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#1 2005-10-14 14:23:44

Saitenji
Member
Registered: 2005-09-24
Posts: 10

Depth in Calculus

A conical tank (with vertext down) is 10 ft across the top and 12 feet deep. If water is flowing into the tank at a rate of 10ft³/min, Find the rate of change of the depth of the water when the water is 8ft deep.

...I'm pretty sure it's asking for dh/dt (or dD/dt, OR Rate of change of the depth.) Problem is...I can't seem to figure out what formula to use...
Any help would be very much appreciated. Thanks in advance!

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#2 2005-10-14 16:28:29

ganesh
Moderator
Registered: 2005-06-28
Posts: 13,593

Re: Depth in Calculus

Volume of the concial tank is 1/3*pi*r²*h
We know the diameter is 10 feet, therefore, radius is 5 feet.
The height is 12 feet, therefore radius is 5/12*h
V = 1/3*pi*(5/12 *h)²*h
V = 1/3*pi*5/12*h³
V = 5/36*pi*h³
dV/dt = 5/36*pi*3h² dh/dt
We know dV/dt=10 ft³/min
Therefore, when h=8,
10 = 5/12*pi*64*dh/dt
dh/dt = (10*12)/(5*pi*64)
dh/dt= 120/320*pi
dh/dt = 0.1194 ft
I haven't checked for calculation errors!


Character is who you are when no one is looking.

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#3 2005-10-14 17:43:10

ryos
Member
Registered: 2005-08-04
Posts: 394

Re: Depth in Calculus

The formula for the volume of a cone is V = (1/3) * (pi * r²) * h.

The volume of water in the tank is a function of time:
V(t) = 10 (ft³ / min) * t (min).

As the water flows into the tank, it fills a smaller cone in the tip of the larger one, the volume of which is the volume of water that has entered the tank so far. The radius also varies with time, and this will give us trouble unless we do something about it now.

You can think of a cone as a right triangle that has been spun about its height. This triangle will let us find r as a function of h, so we can eliminate r altogether in our original formula.

For the cone given in this problem, r = h * tan[sin-¹(5/12)]. You should probably draw the triangle to convince yourself that this is true.

Ok, now plug that in for radius in our original formula:
V = (1/3) pi * h * {h * tan[sin-¹(5/12)] }²

We need h as a function of time, so start by solving for h:
h = (3V / (pi * tan[sin-¹(5/12)]² ))^(1/3)
Oof.

Remember that V is a function of time, so we can substitute that to get h as a function of time:
h(t) = (30t / (pi * tan[sin-¹(5/12)]² ))^(1/3)

Differentiate this function you must. I don't want to wink.

Too bad they didn't just give you a time. Instead, you have to find the rate of change of h when h = 8. You can find the time at which this happens by setting h = 8 and solving for t. Plug that t into h'(t), and you should be set.

Last edited by ryos (2005-10-14 17:46:35)


El que pega primero pega dos veces.

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#4 2005-10-14 17:55:53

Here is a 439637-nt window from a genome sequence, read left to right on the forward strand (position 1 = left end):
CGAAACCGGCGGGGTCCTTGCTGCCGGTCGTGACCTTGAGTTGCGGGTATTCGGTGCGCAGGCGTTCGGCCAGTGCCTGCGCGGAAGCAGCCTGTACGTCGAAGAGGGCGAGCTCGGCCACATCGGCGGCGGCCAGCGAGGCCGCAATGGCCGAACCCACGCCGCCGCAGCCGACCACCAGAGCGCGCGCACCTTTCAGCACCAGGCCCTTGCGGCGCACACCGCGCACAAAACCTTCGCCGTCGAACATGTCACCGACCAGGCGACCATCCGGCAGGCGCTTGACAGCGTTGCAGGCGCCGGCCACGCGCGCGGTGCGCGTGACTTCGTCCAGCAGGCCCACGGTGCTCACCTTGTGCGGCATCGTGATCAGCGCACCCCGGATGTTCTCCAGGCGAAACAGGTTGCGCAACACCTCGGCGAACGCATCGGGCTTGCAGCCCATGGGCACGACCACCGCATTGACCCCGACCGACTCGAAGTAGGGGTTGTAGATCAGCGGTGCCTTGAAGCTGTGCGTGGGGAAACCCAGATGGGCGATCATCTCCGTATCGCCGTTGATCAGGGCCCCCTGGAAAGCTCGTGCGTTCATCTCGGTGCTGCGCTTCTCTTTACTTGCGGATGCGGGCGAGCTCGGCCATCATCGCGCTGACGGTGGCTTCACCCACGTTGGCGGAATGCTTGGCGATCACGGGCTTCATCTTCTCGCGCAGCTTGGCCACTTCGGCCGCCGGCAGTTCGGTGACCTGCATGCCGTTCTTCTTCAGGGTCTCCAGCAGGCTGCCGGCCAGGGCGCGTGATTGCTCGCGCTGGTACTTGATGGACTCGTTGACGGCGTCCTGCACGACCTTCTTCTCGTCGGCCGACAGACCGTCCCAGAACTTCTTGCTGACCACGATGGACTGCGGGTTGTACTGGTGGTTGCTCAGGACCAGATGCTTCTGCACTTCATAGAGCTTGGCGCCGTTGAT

ryos
Member
Registered: 2005-08-04
Posts: 394

Re: Depth in Calculus

Heh, I took too long, ganesh beat me to it.

I also didn't check for calculation errors. And ganesh's expression for r is a lot simpler than mine. Did I mention that I drag at trig? It's pretty much my least favorite part of math.

He's right, of course. tan(some angle) = O / A, so tan[sin-¹(5/12)]h = (5/12)h. Neat!


El que pega primero pega dos veces.

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#5 2005-10-14 18:02:20

ryos
Member
Registered: 2005-08-04
Posts: 394

Re: Depth in Calculus

Hey ganesh, I was trying to learn from you wink, and I found a calculation error:

V = 1/3*pi*(5/12 *h)²*h
V = 1/3*pi*5/12*h³

You forgot to square the 5/12.

Also, dh/dt should have units of ft/min. I have no idea what, if anything, went wrong.


El que pega primero pega dos veces.

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#6 2005-10-14 18:28:15

ganesh
Moderator
Registered: 2005-06-28
Posts: 13,593

Re: Depth in Calculus

OMG...
I forgot to square 5/12.
Thats right, I hadn't checked for calculation erros.
Heisenberg's Uncertainity Principle:-
You cannot work at your 100% speed with 100% accuracy smile


Character is who you are when no one is looking.

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#7 2005-10-14 18:41:58

MathsIsFun
Administrator
Registered: 2005-01-21
Posts: 7,535

Re: Depth in Calculus

You'll never catch up with my record of mistakes!


"The physicists defer only to mathematicians, and the mathematicians defer only to God ..."  - Leon M. Lederman

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#8 2005-10-14 21:28:30

mathsyperson
Moderator
Registered: 2005-06-22
Posts: 4,900

Re: Depth in Calculus

Such as not giving insomnia any boards to mod?
Or was that intentional, for some odd reason?


Why did the vector cross the road?
It wanted to be normal.

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#9 2005-10-14 23:32:34

justlookingforthemoment
Moderator
Registered: 2005-05-26
Posts: 2,161

Re: Depth in Calculus

Well...insomnia said he wanted to be a 'mod'. He never said he wanted to mod.

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